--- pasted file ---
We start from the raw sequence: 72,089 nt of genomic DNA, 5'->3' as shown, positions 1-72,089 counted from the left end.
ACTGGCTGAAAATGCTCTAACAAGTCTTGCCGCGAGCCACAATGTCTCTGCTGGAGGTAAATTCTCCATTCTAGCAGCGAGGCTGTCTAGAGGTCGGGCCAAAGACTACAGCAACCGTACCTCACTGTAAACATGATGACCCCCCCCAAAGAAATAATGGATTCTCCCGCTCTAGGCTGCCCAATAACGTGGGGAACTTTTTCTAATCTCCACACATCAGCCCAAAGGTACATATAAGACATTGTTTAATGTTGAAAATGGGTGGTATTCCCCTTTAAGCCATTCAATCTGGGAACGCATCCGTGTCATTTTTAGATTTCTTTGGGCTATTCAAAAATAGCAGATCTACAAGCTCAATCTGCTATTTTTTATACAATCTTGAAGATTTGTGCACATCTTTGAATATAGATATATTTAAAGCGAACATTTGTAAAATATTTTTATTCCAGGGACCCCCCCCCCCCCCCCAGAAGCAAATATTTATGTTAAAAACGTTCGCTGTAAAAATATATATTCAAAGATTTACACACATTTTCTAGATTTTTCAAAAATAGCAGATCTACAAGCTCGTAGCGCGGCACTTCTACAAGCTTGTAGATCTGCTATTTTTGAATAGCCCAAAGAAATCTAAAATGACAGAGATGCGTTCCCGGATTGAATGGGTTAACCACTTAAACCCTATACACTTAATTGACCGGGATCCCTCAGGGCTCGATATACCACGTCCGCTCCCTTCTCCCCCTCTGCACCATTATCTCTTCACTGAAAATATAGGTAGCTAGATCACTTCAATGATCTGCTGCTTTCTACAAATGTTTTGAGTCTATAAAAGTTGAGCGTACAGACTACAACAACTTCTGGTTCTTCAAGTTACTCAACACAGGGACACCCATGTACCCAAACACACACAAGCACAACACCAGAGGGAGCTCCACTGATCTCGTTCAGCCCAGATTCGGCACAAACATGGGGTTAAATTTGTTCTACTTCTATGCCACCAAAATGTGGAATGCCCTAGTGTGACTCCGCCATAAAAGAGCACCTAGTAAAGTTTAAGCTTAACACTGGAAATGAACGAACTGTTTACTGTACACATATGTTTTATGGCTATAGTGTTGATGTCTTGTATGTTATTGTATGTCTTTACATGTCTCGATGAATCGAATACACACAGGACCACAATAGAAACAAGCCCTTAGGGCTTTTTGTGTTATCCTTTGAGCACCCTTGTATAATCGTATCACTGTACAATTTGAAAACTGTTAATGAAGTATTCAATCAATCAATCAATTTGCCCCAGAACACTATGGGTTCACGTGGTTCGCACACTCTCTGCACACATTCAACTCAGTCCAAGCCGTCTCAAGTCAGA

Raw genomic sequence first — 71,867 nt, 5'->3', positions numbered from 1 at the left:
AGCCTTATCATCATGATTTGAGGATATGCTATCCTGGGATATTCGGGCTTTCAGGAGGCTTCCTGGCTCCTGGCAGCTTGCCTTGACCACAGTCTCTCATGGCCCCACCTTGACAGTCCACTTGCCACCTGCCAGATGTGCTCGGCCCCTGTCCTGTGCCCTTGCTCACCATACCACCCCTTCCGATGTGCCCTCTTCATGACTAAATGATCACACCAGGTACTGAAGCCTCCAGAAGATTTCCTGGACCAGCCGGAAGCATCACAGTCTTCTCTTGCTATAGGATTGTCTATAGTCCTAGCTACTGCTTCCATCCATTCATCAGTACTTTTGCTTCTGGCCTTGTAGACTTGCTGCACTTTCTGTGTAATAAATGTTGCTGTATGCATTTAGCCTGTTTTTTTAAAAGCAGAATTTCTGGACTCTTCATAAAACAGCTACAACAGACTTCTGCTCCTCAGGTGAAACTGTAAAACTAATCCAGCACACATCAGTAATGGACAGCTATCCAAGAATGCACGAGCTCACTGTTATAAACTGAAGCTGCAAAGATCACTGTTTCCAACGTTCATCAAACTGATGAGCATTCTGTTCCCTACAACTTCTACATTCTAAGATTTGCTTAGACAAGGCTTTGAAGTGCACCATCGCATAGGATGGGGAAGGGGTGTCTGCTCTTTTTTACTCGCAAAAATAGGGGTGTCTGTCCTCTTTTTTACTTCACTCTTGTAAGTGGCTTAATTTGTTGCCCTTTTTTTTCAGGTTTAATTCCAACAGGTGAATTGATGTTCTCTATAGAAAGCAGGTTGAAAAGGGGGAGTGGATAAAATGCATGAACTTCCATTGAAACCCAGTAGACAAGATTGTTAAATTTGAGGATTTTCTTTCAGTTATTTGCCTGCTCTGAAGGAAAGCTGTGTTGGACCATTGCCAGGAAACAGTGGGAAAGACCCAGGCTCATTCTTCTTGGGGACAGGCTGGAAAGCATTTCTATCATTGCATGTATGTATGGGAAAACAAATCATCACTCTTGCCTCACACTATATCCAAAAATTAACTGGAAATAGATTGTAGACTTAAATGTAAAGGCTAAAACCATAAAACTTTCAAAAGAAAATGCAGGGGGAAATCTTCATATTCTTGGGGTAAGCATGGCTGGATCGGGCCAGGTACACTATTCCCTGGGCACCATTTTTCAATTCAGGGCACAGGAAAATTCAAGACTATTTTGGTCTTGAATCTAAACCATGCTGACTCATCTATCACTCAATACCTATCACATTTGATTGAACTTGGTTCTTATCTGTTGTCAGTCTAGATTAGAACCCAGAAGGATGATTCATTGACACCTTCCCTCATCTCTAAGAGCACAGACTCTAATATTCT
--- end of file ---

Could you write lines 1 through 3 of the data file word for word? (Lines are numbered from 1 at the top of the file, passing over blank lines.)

We start from the raw sequence: 72,089 nt of genomic DNA, 5'->3' as shown, positions 1-72,089 counted from the left end.
ACTGGCTGAAAATGCTCTAACAAGTCTTGCCGCGAGCCACAATGTCTCTGCTGGAGGTAAATTCTCCATTCTAGCAGCGAGGCTGTCTAGAGGTCGGGCCAAAGACTACAGCAACCGTACCTCACTGTAAACATGATGACCCCCCCCAAAGAAATAATGGATTCTCCCGCTCTAGGCTGCCCAATAACGTGGGGAACTTTTTCTAATCTCCACACATCAGCCCAAAGGTACATATAAGACATTGTTTAATGTTGAAAATGGGTGGTATTCCCCTTTAAGCCATTCAATCTGGGAACGCATCCGTGTCATTTTTAGATTTCTTTGGGCTATTCAAAAATAGCAGATCTACAAGCTCAATCTGCTATTTTTTATACAATCTTGAAGATTTGTGCACATCTTTGAATATAGATATATTTAAAGCGAACATTTGTAAAATATTTTTATTCCAGGGACCCCCCCCCCCCCCCCAGAAGCAAATATTTATGTTAAAAACGTTCGCTGTAAAAATATATATTCAAAGATTTACACACATTTTCTAGATTTTTCAAAAATAGCAGATCTACAAGCTCGTAGCGCGGCACTTCTACAAGCTTGTAGATCTGCTATTTTTGAATAGCCCAAAGAAATCTAAAATGACAGAGATGCGTTCCCGGATTGAATGGGTTAACCACTTAAACCCTATACACTTAATTGACCGGGATCCCTCAGGGCTCGATATACCACGTCCGCTCCCTTCTCCCCCTCTGCACCATTATCTCTTCACTGAAAATATAGGTAGCTAGATCACTTCAATGATCTGCTGCTTTCTACAAATGTTTTGAGTCTATAAAAGTTGAGCGTACAGACTACAACAACTTCTGGTTCTTCAAGTTACTCAACACAGGGACACCCATGTACCCAAACACACACAAGCACAACACCAGAGGGAGCTCCACTGATCTCGTTCAGCCCAGATTCGGCACAAACATGGGGTTAAATTTGTTCTACTTCTATGCCACCAAAATGTGGAATGCCCTAGTGTGACTCCGCCATAAAAGAGCACCTAGTAAAGTTTAAGCTTAACACTGGAAATGAACGAACTGTTTACTGTACACATATGTTTTATGGCTATAGTGTTGATGTCTTGTATGTTATTGTATGTCTTTACATGTCTCGATGAATCGAATACACACAGGACCACAATAGAAACAAGCCCTTAGGGCTTTTTGTGTTATCCTTTGAGCACCCTTGTATAATCGTATCACTGTACAATTTGAAAACTGTTAATGAAGTATTCAATCAATCAATCAATTTGCCCCAGAACACTATGGGTTCACGTGGTTCGCACACTCTCTGCACACATTCAACTCAGTCCAAGCCGTCTCAAGTCAGA

Raw genomic sequence first — 71,867 nt, 5'->3', positions numbered from 1 at the left: